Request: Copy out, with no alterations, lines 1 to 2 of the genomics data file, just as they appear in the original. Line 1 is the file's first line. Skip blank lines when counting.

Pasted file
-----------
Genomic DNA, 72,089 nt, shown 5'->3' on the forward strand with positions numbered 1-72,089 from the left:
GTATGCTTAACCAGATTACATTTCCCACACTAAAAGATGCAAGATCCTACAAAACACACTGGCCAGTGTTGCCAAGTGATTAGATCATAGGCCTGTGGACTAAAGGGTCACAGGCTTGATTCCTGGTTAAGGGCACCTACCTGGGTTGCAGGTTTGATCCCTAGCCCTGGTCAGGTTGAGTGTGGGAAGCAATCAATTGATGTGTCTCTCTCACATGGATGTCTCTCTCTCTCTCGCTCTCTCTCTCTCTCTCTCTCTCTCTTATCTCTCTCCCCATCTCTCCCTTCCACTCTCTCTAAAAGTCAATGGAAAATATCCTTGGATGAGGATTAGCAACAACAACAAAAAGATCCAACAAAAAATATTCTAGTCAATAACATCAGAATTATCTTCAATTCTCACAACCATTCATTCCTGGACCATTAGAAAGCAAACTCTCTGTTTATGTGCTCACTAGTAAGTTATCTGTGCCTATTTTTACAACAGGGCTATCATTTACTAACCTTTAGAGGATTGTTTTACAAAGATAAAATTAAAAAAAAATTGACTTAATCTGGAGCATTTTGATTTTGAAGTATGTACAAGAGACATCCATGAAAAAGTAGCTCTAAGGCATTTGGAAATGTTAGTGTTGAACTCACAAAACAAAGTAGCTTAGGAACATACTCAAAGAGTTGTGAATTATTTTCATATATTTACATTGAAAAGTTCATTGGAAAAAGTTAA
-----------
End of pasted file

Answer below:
Genomic DNA, 72,089 nt, shown 5'->3' on the forward strand with positions numbered 1-72,089 from the left:
GTATGCTTAACCAGATTACATTTCCCACACTAAAAGATGCAAGATCCTACAAAACACACTGGCCAGTGTTGCCAAGTGATTAGATCATAGGCCTGTGGACTAAAGGGTCACAGGCTTGATTCCTGGTTAAGGGCACCTACCTGGGTTGCAGGTTTGATCCCTAGCCCTGGTCAGGTTGAGTGTGGGAAGCAATCAATTGATGTGTCTCTCTCACATGGATGTCTCTCTCTCTCTCGCTCTCTCTCTCTCTCTCTCTCTCTCTTATCTCTCTCCCCATCTCTCCCTTCCACTCTCTCTAAAAGTCAATGGAAAATATCCTTGGATGAGGATTAGCAACAACAACAAAAAGATCCAACAAAAAATATTCTAGTCAATAACATCAGAATTATCTTCAATTCTCACAACCATTCATTCCTGGACCATTAGAAAGCAAACTCTCTGTTTATGTGCTCACTAGTAAGTTATCTGTGCCTATTTTTACAACAGGGCTATCATTTACTAACCTTTAGAGGATTGTTTTACAAAGATAAAATTAAAAAAAAATTGACTTAATCTGGAGCATTTTGATTTTGAAGTATGTACAAGAGACATCCATGAAAAAGTAGCTCTAAGGCATTTGGAAATGTTAGTGTTGAACTCACAAAACAAAGTAGCTTAGGAACATACTCAAAGAGTTGTGAATTATTTTCATATATTTACATTGAAAAGTTCATTGGAAAAAGTTAA